"Did Google buy Motorola for the patents? If so, why isn't it spinning out the hardware business? Or did Google buy Motorola because it wants to be in the hardware business? If so, does it understand what a world of other problems that will create for Android and the rest of Google? Seriously, if Google tries to integrate Motorola into its business we could end up citing this as the deal that permanently broke Google."
Motorola had been in acquisition mode with several companies including Microsoft "for some time," Om Malik reported on his blog GigaOM.com, citing "our sources."
Microsoft's interest, mainly for the Motorola patents, brought in Google, just after its failed bid for Nortel's patent portfolio, which was picked up by a consortium that included Microsoft and Apple. The multi-billion dollar deal moved rapidly forward. "The high-level talks between Google and Motorola started about five weeks ago," Malik reports. "Google CEO Larry Page and Motorola CEO Sanjay Jha were talking directly, and only a handful of executives were brought into discussions."
Astoundingly, "Our sources suggest that Android co-founder Andy Rubin was brought into the talks only very recently."
Motorola stirred the pot. Its top shareholder, billionaire Karl Icahn, publicly urged the company to "monetize" its patents and CEO Sanjay Jha publicly hinted the company was willing both to use its patents as weapons to defend its Android-based products against infringement suits and as a way of collecting royalties from other Android licensees.
"I think Motorola knew they had Google by the balls," blogs John Gruber, at DaringFireball. "Google needed Motorola's patent library to defend Android as a whole, Motorola knew it, and they made Google pay and pay handsomely." He notes that Google's net income for the latest fiscal year was $8.5 billion, and $6.5 billion last year. "That's for all of Google. They're offering $12.5 billion for Motorola. So Google just spent almost two years of its profits to buy a second-rate phone maker that itself is unprofitable, almost went bankrupt, and is arguably only the third-best maker of Android devices, behind HTC and Samsung."
No matter what they say publicly, Google's Android partners are not happy.
"Given the very high stakes involved, and Google's past history of contentious relationships with its partners, and the onling legal issues that Android is facing, all of the Android licensees are carefully evaluating all the options that are available to them," Morelli says.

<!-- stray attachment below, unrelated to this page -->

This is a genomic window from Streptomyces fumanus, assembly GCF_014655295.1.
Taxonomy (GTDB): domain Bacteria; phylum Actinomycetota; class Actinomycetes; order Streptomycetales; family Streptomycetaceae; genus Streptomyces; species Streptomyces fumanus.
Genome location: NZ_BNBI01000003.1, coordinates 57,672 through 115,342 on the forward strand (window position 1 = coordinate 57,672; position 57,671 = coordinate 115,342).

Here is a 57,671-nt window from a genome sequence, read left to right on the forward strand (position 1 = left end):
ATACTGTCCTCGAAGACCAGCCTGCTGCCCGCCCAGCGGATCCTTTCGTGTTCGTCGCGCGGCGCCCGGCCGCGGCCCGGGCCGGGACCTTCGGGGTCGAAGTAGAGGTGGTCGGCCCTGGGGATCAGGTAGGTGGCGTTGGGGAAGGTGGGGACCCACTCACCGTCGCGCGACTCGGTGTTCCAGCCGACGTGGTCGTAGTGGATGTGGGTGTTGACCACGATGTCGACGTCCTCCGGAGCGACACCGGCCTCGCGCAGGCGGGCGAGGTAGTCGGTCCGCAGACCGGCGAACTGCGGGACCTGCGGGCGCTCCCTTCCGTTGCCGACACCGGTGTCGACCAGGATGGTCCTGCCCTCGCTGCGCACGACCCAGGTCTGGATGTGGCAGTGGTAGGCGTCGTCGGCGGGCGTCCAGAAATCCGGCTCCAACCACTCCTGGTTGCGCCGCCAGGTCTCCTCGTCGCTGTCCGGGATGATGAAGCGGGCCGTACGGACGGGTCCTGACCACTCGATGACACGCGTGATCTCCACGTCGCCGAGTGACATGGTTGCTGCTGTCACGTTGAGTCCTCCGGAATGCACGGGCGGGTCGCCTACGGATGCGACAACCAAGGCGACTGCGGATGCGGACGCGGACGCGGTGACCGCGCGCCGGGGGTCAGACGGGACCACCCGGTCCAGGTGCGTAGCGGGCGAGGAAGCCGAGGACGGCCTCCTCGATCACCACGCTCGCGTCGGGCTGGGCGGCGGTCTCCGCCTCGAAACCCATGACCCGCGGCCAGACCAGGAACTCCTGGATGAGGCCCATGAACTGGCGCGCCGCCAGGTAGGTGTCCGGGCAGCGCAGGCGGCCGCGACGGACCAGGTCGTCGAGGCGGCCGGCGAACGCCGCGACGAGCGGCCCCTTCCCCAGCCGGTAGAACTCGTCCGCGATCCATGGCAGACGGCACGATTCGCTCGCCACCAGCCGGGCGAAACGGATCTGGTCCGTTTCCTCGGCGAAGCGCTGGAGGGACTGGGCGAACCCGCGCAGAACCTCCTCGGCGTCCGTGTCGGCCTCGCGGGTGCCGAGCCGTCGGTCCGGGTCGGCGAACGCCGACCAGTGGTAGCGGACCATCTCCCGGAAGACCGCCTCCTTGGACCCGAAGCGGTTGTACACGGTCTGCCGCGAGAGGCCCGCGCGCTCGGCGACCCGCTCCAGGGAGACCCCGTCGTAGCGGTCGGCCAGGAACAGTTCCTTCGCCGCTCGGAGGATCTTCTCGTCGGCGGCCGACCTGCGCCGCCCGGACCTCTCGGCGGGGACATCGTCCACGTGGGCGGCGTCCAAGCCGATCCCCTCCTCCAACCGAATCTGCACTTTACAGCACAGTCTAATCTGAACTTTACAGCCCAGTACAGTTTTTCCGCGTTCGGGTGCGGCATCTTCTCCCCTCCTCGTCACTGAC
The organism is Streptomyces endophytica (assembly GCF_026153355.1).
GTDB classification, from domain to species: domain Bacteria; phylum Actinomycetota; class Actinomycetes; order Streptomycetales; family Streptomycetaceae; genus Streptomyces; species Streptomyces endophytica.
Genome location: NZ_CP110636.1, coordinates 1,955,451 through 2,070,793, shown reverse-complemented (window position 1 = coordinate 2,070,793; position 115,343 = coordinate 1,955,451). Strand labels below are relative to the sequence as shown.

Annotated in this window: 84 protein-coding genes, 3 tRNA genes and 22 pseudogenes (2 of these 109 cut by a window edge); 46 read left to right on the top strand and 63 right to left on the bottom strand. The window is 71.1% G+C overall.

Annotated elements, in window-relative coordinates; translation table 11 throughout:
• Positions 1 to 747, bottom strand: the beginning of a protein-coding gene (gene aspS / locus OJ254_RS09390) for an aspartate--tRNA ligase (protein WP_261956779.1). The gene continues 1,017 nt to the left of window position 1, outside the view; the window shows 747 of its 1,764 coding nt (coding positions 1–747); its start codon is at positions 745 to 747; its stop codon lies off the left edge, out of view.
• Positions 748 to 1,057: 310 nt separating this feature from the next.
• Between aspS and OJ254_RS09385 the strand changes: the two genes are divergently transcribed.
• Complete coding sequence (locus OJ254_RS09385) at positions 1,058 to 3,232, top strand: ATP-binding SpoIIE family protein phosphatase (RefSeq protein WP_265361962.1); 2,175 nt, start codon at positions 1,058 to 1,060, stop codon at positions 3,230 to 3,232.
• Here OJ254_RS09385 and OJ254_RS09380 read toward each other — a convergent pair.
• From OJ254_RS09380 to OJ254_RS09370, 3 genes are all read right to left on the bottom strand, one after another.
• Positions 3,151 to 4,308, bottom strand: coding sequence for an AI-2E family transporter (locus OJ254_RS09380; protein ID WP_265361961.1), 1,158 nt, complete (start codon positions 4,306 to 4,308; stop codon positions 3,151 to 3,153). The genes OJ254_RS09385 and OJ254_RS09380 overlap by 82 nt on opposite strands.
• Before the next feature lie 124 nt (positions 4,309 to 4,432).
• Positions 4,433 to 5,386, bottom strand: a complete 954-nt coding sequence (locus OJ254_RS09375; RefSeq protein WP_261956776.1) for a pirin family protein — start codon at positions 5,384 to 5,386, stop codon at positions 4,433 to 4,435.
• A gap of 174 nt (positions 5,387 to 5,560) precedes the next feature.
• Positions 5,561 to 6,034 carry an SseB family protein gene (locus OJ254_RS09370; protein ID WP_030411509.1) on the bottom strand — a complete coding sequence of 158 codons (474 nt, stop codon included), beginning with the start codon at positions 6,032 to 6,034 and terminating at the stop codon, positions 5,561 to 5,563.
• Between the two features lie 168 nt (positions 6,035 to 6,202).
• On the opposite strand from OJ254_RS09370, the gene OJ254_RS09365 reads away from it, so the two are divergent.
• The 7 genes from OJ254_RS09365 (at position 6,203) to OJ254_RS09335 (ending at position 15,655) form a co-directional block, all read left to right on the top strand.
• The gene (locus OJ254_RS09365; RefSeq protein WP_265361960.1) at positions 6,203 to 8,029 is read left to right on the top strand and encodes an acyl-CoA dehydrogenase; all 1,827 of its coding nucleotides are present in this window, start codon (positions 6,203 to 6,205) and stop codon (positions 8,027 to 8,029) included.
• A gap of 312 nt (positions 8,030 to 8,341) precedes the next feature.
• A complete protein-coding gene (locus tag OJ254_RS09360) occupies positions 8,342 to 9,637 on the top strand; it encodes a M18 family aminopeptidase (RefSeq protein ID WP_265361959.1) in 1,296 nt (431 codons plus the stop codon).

"The Android ecosystem is here to stay and this move [with Motorola] would not push partners away from Android completely," says Craig Cartier, at Frost and Sullivan.
But some analysts think Google is prepared to make them unhappier still.
Aberdeen's Andrew Borg is one who thinks Google may use Motorola to offer Android devices - gPhones and gPads under a Motorola label -- at very low cost or possibly even free, subsidized by its ad revenues. "Ultimately we believe Google's end-game is about ad delivery, not handset domination, so they will make judicious choices that keep their dominant position in digital ad delivery on a global basis, while keeping the OEMs in tow for as long as possible," he says.
Florian Mueller voices a similar view. "Google's vision for this world is that all information and communications technology products and services should have a price of zero, or at least a profit margin of zero, as long as Google can sell advertising to McDonalds, General Motors, banks, insurance companies, etc," he says. "To make this happen, Google uses Android, and also Chrome, as a tool to lock end users into its services."
Whatever it is, Wall Street doesn't like it.
"Their biggest challenge will be to appease Wall Street and institutional investors to sit tight and watch them [Google] execute on their global plans for the long term, despite the imminent dilution of profit margin," says Andrew Borg, senior research analyst for wireless and mobility, at Aberdeen Group. "Mix high-margin ad revenue with low-to-no-margin hardware business and dilution becomes inevitable."
So far, investors are unappeased.
The day after Google announced the deal, Standard & Poor's analyst Scott Kessler today cut his rating on the search engine's stock to Sell from Buy, and cut his 12-month price target on the stock to $500, from $700. He's unsure about whether Motorola's patents will do much to protect Android, and he's pretty sure that the deal "would negatively impact GOOG's growth, margins and balance sheet."
Referencing Kessler's analysis, Forbes reporter Eric Savitz noted last Tuesday that "Google's market cap has been trimmed by $8.7 billion in the last two days, suggesting serious doubts among investors about the company's strategy."
At end of day Thursday, the stock continued its all-week slide, closing at $504.88, down $28.27 or 5.30% for the day.
John Cox covers wireless networking and mobile computing for Network World.